The Advanced Land Class at GRIP spent yesterday afternoon in the computer lab, and it was probably my favorite part of the week. Pam Sayre led 35 of us through the process of platting property on a historical map using the windows based DeedMapper software, by Direct Line. We practised on both the rectangular grids of Public Domain Land, and the more complicated metes and bounds of the 13 colonies. You can learn more about the software here.
The computer lab at La Roche is set up for 30, so some of us had to double up on computers. The room was also FREEZING so, for future reference, if you’re taking a course that will spend any time at all in the lab….bring a heavy sweater! Walking a large group, with a wide away of computer skills, through new software is challenging, and it was a little chaotic getting us all to the same beginning point. But, I must say Pam did a fantastic job of keeping us on task. Rick roamed the room, and was always ready to jump in and help someone who clicked on the wrong thing, or seemed a little lost. I think we all learned a LOT!
The DeedMapper software is excellent. There is a learning curve of course, but once you get the hang of it, it’s amazing what you can do with it. Basically, you enter either the coordinates (township/range/section) of Federal Lands, or the metes and bounds of the deeds from State Lands. Optionally, you can add as much information as you’d like: owner, acreage, description, dates of purchase, and so on. The software does the rest…plotting the plat, which you can then overlay on any number of maps: road, topo, historical, modern, Google Maps, Google Earth. The software works with an application (I think it may be a plug-in for Google Maps, but don’t quote me on that), called EarthPoint, which you can find more about here. EarthPoint is a subscription service, but the things you need to work with DeedMapper are free.
We talked a lot during the week about which websites have the best maps for genealogical use; many of which are in the public domain. It was interesting to see how those maps. The National Map website is an excellent starting point for locating maps which would be of particular use to genealogists. We also looked at some private, commercial websites. Some of the ones we looked at in the lab were:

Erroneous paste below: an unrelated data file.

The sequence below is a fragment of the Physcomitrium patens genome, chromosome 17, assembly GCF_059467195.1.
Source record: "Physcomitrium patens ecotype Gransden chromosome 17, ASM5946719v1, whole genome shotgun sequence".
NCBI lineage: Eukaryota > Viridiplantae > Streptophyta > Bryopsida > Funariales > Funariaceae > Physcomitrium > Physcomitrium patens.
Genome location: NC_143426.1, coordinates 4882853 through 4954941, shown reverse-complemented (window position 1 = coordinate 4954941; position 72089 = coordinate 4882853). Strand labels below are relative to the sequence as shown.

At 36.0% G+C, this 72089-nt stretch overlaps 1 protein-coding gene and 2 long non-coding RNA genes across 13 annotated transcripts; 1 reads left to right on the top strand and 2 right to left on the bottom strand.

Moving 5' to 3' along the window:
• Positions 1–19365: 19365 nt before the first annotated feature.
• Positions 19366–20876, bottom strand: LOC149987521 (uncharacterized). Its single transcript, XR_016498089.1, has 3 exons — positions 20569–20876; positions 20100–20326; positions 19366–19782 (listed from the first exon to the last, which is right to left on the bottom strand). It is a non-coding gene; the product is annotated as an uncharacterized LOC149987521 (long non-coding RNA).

- NationalAtlas.gov (part of The National Map website) Here is the blurb from the website:
- “In the National Atlas Map Maker, you can assemble, view, and print your own maps. You can choose from hundreds of layers of geographic information to make maps. Each map layer can be displayed individually or mixed with others as you tailor a map to your needs. For example, you can make a map showing America’s streams and lakes. And you can add new map layers showing additional geographic information, such as state boundaries, county boundaries, roads, railroads, and towns and cities.”
- Historical Topographic Map Collection, another section of The National Map website, containing high-resolution images of all editions of the topographic maps published by the USGS since the topographic mapping program in 1884. 193,000 maps were created for this project.
- The Library of Congress American Memory Map Collection, contains digital images of some of the Geography and Map Division’s 4.5 million items. Among the digitized scans are military, environmental, urban, and cultural maps,covering a wide range of history.
- The images were scanned at high resolution and can be downloaded for your own use, absolutely free, as these and most of the maps listed here, are in the public domain and no longer under copyright.
- David Rumsey Maps: this is a private collection of maps, with some very interesting and unique items that would be of interest not only to genealogists, but also to lovers of history, art, and….well, really ANYONE…. take a look!! Here’s an excerpt from the website’s homepage:
- “The historical map collection has over 41,000 maps and images online. The collection focuses on rare 18th and 19th century North American and South American maps and other cartographic materials. Historic maps of the World, Europe, Asia, and Africa are also represented.”
These are just a few of the many interesting websites that the Sayres shared with us this week. I learned so much!! This class is not on the schedule for GRIP next year, but if you ever see it listed at one of the institutes in the future, I highly recommend it